The pound rose on Friday nearing its highest in almost three months, lifted in part by a broad-based retreat in the dollar, but also by a rise in UK bond yields after this week’s budget update included a forecast of higher government debt issuance.
Also bullish for sterling was a reading of consumer confidence on Friday that showed people in Britain turned more optimistic about the outlook for the economy and their personal finances this month, although sentiment is a long off where it was before COVID struck in early 2019.
Sterling rose to a high of $1.2575 on Thursday, taking advantage of lower trading volumes because of the U.S. Thanksgiving holiday to make inroads against the dollar.
By Friday, the pound traded around $1.257, up 0.28%. Against the euro, sterling was up 0.2% at 86.84 pence.
Currency markets are caught up in shifting expectations for the timing of the first central bank rate cuts. Money markets show traders believe the Fed could move as soon as May, while the Bank of England is expected to cut later and by less.
This, in theory, should support sterling, but if the concern among investors is over the economic outlook, that complicates the picture, Trade Nation senior market analyst David Morrison said.
“It’s very difficult for the Bank of England, in particular, because the economic data hasn’t been great – a bit like the euro zone – growth is pretty tepid and yet inflation remains way above target,” he said. “I just don’t see us escaping a recession here. That’s in my bones.”
On Wednesday, Finance Minister Jeremy Hunt unveiled a series of tax boosts to support the UK economy, but estimates of both growth and inflation were more pessimistic than previously forecast.
Headline inflation subsided to 4.6% in October. A year ago it was at 11%, but it is still double the BoE’s target of 2% and well above consumer inflation rates in either the United States or the euro zone.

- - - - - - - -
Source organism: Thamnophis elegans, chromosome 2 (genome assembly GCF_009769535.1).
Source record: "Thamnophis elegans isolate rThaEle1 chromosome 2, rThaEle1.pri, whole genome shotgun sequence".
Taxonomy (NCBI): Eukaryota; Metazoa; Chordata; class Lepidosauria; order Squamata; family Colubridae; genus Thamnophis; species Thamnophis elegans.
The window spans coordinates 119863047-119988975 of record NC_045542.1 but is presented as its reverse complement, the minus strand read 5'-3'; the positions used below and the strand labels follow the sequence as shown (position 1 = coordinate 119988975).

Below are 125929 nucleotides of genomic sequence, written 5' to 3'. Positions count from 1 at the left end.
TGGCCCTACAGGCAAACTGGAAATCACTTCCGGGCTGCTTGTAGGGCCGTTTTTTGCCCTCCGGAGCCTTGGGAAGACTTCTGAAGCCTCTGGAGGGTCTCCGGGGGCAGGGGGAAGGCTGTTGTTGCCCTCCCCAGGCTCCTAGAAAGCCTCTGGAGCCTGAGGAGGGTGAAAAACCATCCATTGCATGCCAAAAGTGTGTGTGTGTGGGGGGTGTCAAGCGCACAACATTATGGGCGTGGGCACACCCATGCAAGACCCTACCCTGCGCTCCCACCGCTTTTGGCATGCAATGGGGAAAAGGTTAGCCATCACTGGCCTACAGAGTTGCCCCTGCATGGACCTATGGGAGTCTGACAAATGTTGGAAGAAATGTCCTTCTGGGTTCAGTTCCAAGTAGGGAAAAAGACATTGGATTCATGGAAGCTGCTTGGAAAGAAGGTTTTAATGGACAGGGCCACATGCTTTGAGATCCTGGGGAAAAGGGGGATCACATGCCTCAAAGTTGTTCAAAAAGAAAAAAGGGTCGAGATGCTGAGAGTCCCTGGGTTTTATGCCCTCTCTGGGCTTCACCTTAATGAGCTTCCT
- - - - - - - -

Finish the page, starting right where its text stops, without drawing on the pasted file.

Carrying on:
The Office for Budget Responsibility, the UK’s budget watchdog, forecast inflation to reach 2.8% in 2024, compared with a forecast of 0.9% in March.
Separately, the Debt Management Office cut its gilt issuance remit for 2023/24 to 237.3 billion pounds ($295.7 billion) from 237.8 billion pounds previously.
The 500 million-pound cut was smaller than any primary dealer predicted in a Reuters poll, which has sent 10-year gilt yields up 20 basis points this week to their highest since Nov 14.
“If we start seeing some bad GDP numbers and if we do start to see unemployment going up, given everything else, you’ve then got the Bank of England maybe having to cut rates,” Morrison said.
Data from market research firm GfK on Friday showed UK consumer confidence index was stronger than anticipated in November, increasing to -24 from October’s three-month low of -30. November’s reading was above the -28 forecast in a Reuters poll of economists, and follows a sharp fall the month before.
“Recent ups and downs in confidence have underlined the nation’s topsy-turvy economic mood as encouraging news about falling inflation and wage growth is offset by high personal taxation, alongside costly fuel and energy bills,” Joe Staton, GfK’s client strategy director, said.